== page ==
Technology at Home: free apps and advice for early years.

If school closures have taught us anything it’s that every teacher matters! We know that the motivation to learn not only comes from good quality resources but from the positive relationships children form with their teachers. This is the greatest challenge with distant learning. There are heaps of free learning materials out there and even more companies are opening up their subscription software as extended free trials. This is most effective when they are resources you are already using in school, so free home access keeps learning consistent

Let’s not get carried away and bombard our families with all of this amazing content in one go though.

What I’ve learned listening to my Apple Distinguished Educator peers who have already transitioned to distance learning, is that simplicity, consistency and relationship is important.

Free Apps for Home

Software is effective as it gives all children access to the same quality resource. It is a great equaliser. We can use software to create a level playing field of access to quality information and resources. But the motivation to learn over the longer time will come from the guided learning with an adult. Remember that relationships are key to learning! Find software which requires conversation with an adult and not only moving through levels in games.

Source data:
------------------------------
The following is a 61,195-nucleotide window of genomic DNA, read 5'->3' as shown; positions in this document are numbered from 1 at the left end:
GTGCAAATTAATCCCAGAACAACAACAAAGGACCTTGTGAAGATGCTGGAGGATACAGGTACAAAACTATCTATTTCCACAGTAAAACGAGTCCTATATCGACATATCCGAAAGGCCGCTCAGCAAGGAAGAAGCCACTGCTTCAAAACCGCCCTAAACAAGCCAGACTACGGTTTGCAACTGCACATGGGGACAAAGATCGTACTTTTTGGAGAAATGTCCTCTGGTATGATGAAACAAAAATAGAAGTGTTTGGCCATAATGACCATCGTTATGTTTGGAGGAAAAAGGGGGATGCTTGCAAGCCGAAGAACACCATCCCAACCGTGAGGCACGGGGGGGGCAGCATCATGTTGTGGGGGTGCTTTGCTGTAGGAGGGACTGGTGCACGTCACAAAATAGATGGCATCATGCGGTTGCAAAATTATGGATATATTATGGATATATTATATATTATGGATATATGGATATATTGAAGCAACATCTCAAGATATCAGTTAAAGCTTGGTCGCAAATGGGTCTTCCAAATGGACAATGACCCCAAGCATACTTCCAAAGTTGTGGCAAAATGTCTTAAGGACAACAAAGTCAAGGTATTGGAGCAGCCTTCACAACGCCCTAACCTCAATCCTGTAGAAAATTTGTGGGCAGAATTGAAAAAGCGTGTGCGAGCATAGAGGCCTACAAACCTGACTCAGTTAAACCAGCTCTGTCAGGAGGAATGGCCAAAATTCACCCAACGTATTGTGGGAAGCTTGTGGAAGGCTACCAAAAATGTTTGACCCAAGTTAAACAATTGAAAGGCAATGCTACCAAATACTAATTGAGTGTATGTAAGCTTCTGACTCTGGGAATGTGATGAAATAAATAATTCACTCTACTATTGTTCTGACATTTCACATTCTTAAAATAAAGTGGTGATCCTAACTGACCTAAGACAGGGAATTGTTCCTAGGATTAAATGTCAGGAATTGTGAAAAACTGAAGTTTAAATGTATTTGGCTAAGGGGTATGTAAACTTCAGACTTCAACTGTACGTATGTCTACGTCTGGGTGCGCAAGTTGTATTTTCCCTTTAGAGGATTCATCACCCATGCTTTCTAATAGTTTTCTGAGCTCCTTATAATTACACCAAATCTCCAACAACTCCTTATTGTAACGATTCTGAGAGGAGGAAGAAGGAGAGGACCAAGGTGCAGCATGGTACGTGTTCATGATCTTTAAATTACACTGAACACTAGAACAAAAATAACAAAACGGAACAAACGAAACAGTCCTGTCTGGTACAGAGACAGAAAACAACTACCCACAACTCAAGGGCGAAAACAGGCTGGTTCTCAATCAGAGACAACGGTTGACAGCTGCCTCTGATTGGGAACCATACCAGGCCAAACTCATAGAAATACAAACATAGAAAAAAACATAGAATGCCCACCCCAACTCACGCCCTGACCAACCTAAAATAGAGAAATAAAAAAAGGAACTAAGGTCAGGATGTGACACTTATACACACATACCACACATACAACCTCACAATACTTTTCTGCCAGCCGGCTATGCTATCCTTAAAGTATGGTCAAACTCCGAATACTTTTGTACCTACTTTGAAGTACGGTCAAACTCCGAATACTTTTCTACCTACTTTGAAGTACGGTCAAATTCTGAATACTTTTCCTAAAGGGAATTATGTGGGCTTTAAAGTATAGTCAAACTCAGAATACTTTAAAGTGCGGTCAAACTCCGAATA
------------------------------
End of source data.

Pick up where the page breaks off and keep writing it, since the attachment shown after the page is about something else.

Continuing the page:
This is magnetic letters app which gives everyone the access to the alphabet for spelling. You can plan for this to be used for phoneme/grapheme recognition and CVC spelling. There will be some conflicts with your school handwriting policy though, such as the letter A.

Number Frames is a free app for working with base 5, 10, 20 and 100. There are coloured counters that can be used to count with 1:1 correspondence or adults can teach number bond facts practically. This is great for counting as families might not have 20 objects to count or make repeated colour patterns with.

Pattern Shapes is a free app to create shape pictures. There are templates to follow or free choice. Shapes can be configured as large or small and rotated. Parents can also make repeated shape patterns.There are no circles though! It’s useful for families who might not have plastic shapes around the house.

Draw and Tell is a free art set for children. They can colour and record their voice talking about their drawing. This is great if access to paper is limited or when art sets aren’t fully stocked at home.

Kaligo is a handwriting and spelling app. You can customise the font to match your school handwriting policy. You can add high frequency words to spell too. Kaligo are offering 30 days free for parents to try at home.

Keezy is a voice recording and music making app. It’s free and you can use to record sections of a story or record sound bytes from around the home to remix in to a song. It’s also great for musical pattern making.

Pic Collage is a free app and children can use it to go on photo walks around the home. They can collect photos of words, letters, shapes, signs of spring, patterns, changes in a bean or seed they have planted… the possibility of photo is endless for learning!